“The first man took care not to kill,” Lightsong said. “He left the guards alive at risk to himself, since they could have regained consciousness at any moment to raise the alarm. He didn’t draw his sword against the servants but simply tried to subdue them. There was no reason for him to kill a bound captive—particularly since he’d already left witnesses. If there were a second man, however . . . well, that would make sense. The servant who was killed, he was the one who was conscious when this second intruder came through. That servant was the only one who saw the second intruder.”

“So, you think someone else followed the man with the sword, killed the only witness, and then . . .”

“Both of them vanished,” Lightsong said. “I found a trapdoor. I’m thinking there must be passages beneath the palace. It all seems fairly obvious to me. One thing, however, is notobvious.” He glanced at Llarimar, slowing before they reached the main group of priests and servants.

“And what is that, Your Grace?” Llarimar asked.

“How in the name of the Colors I figured all of this out!”

“I’m trying to grasp that myself, Your Grace.”

Lightsong shook his head. “This comes from before, Scoot. Everything I’m doing, it feelsnatural. Who was I before I died?”

“I don’t know what you mean, Your Grace,” Llarimar said, turning away.

“Oh, come now, Scoot. I’ve spent most of my Returned life just lounging about, but then themoment someone is killed, I leap out of bed and can’t resist poking around. Doesn’t that sound suspicious to you?”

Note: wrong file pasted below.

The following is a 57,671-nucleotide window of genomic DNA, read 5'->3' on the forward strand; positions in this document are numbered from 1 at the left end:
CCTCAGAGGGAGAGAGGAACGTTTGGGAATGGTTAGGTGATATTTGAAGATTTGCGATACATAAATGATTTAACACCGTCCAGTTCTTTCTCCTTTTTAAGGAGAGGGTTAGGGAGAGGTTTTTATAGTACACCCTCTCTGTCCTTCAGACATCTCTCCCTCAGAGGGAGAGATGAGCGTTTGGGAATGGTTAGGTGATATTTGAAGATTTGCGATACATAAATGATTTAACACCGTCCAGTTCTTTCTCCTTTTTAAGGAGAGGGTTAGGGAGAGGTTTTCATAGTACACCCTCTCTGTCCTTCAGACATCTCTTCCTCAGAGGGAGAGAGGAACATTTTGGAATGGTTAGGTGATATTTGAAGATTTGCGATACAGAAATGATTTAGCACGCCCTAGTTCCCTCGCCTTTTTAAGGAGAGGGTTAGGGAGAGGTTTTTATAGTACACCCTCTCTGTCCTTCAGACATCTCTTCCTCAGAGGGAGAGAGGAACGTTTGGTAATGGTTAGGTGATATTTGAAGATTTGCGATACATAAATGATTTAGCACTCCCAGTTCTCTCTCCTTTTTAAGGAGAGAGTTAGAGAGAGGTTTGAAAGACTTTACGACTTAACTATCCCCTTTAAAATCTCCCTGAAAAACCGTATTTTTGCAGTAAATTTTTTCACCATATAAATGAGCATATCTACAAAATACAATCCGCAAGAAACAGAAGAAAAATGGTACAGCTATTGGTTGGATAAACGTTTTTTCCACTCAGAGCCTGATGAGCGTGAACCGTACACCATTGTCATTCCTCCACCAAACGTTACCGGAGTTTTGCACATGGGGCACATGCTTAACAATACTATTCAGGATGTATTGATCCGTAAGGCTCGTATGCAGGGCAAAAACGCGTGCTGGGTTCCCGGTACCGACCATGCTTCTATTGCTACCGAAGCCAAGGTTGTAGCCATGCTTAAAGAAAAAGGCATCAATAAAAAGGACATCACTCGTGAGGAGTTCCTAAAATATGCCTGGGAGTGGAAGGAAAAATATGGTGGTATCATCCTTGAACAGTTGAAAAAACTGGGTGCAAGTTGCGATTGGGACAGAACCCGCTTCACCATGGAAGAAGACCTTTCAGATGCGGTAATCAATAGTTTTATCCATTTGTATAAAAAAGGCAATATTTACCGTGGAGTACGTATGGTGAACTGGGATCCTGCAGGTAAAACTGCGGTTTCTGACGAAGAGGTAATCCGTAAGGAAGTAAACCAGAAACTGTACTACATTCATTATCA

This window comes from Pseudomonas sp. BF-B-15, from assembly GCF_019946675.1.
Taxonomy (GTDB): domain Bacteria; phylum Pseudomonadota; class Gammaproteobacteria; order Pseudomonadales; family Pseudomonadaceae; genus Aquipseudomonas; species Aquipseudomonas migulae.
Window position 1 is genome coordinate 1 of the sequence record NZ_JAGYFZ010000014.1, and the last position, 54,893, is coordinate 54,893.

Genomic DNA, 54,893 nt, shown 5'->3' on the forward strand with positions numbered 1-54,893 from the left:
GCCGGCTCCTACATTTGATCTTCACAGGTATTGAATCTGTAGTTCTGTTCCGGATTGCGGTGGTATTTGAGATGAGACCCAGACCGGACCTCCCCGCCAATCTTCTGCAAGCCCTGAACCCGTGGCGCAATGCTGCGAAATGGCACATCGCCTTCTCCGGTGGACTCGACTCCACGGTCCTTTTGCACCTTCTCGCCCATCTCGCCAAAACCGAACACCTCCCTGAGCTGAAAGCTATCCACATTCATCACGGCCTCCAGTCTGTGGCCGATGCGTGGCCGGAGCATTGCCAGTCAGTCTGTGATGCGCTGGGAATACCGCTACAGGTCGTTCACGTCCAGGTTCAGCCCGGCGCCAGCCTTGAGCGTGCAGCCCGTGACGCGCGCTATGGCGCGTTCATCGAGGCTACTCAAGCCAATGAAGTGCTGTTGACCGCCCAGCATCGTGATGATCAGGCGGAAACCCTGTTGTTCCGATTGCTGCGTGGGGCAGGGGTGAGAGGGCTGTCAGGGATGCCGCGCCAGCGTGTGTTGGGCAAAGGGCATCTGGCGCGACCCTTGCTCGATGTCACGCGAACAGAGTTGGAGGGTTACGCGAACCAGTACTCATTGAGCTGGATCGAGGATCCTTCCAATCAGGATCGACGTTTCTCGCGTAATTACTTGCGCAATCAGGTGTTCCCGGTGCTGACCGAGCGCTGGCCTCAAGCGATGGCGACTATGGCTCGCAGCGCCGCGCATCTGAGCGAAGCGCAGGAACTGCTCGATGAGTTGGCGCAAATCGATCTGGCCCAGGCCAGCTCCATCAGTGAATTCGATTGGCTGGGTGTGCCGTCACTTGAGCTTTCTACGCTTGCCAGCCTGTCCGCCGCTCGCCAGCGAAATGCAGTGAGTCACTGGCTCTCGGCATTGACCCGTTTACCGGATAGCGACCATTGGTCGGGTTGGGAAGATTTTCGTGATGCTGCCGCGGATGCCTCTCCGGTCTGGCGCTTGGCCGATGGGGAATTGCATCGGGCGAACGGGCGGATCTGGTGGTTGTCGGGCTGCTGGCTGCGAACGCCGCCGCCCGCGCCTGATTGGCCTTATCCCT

Llarimar didn’t look at him.

“Colors!” Lightsong swore. “I was someone useful? I was just beginning to convince myself that I’d died in a reasonable way—such as falling off a stump when I was drunk.”

“You know you died in a brave way, Your Grace.”

“It could have been a really high stump.”

Llarimar just shook his head. “Either way, Your Grace, you know I can’t say anything about who you were before.”

“Well, these instincts came from somewhere,” Lightsong said as they walked over to the main group of watching priests and servants. The head priest had returned with a small wooden box. Wild scratching came from inside. “Thank you,” Lightsong snapped, grabbing the box and passing by without even breaking stride. “I’m telling you, Scoot, I am not pleased.”

“You seemed rather happy this morning, Your Grace,” Llarimar noted as they walked away from Mercystar’s palace. Her priest was left behind, a complaint dying on his lips, Lightsong’s entourage trailing after their god.

“I was happy,” Lightsong said, “because I didn’t know what was going on. How am I going to be properly indolent if I keep itching to investigate things? Honestly, this murder will completely destroy my hard-won reputation.”

“My sympathies, Your Grace, that you have been inconvenienced by a semblance of motivation.”

“Quite right,” Lightsong said, sighing. He handed over the box with its furious Lifeless rodent. “Here. You think my Awakeners can break its security phrase?”

“Eventually,” Llarimar said. “Though it’s an animal, Your Grace. It won’t be able to tell us anything directly.”

“Have them do it anyway,” Lightsong said. “Meanwhile, I need to think about this case some more.”

They walked back to his palace. However, the thing that now struck Lightsong was the fact that he’d used the word “case” in reference to the murder. It was a word he’d never heard used in that particular context. Yet he knew that it fit. Instinctively, automatically.

I didn’t have to learn to speak again when I Returned, he thought. I didn’t have to learn to walk again, or read again, or anything like that. Only my personal memory was lost.

But not all of it, apparently.

And that left him wondering what else he could do, if he tried.

Read the annotation.


|   Castellano